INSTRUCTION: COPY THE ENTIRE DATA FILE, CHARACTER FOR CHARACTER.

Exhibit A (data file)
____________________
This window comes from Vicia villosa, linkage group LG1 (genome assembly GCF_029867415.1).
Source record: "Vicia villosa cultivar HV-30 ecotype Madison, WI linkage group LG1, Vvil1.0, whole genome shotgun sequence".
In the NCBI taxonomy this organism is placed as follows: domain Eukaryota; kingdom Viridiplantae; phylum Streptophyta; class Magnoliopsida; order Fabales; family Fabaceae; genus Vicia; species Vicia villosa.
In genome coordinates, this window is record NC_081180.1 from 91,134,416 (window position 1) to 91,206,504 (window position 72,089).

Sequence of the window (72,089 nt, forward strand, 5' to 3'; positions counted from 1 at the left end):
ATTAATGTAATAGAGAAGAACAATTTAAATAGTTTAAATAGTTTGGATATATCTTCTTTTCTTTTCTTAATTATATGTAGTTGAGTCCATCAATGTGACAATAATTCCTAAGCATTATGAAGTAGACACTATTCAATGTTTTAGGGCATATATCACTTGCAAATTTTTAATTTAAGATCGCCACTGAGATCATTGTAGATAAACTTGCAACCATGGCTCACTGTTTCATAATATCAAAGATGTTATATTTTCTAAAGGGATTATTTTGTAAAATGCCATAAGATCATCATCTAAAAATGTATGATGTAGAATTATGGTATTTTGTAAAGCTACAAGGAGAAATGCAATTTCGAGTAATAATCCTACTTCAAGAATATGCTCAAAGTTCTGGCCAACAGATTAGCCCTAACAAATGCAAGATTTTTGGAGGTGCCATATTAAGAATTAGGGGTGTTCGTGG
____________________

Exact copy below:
This window comes from Vicia villosa, linkage group LG1 (genome assembly GCF_029867415.1).
Source record: "Vicia villosa cultivar HV-30 ecotype Madison, WI linkage group LG1, Vvil1.0, whole genome shotgun sequence".
In the NCBI taxonomy this organism is placed as follows: domain Eukaryota; kingdom Viridiplantae; phylum Streptophyta; class Magnoliopsida; order Fabales; family Fabaceae; genus Vicia; species Vicia villosa.
In genome coordinates, this window is record NC_081180.1 from 91,134,416 (window position 1) to 91,206,504 (window position 72,089).

Sequence of the window (72,089 nt, forward strand, 5' to 3'; positions counted from 1 at the left end):
ATTAATGTAATAGAGAAGAACAATTTAAATAGTTTAAATAGTTTGGATATATCTTCTTTTCTTTTCTTAATTATATGTAGTTGAGTCCATCAATGTGACAATAATTCCTAAGCATTATGAAGTAGACACTATTCAATGTTTTAGGGCATATATCACTTGCAAATTTTTAATTTAAGATCGCCACTGAGATCATTGTAGATAAACTTGCAACCATGGCTCACTGTTTCATAATATCAAAGATGTTATATTTTCTAAAGGGATTATTTTGTAAAATGCCATAAGATCATCATCTAAAAATGTATGATGTAGAATTATGGTATTTTGTAAAGCTACAAGGAGAAATGCAATTTCGAGTAATAATCCTACTTCAAGAATATGCTCAAAGTTCTGGCCAACAGATTAGCCCTAACAAATGCAAGATTTTTGGAGGTGCCATATTAAGAATTAGGGGTGTTCGTGG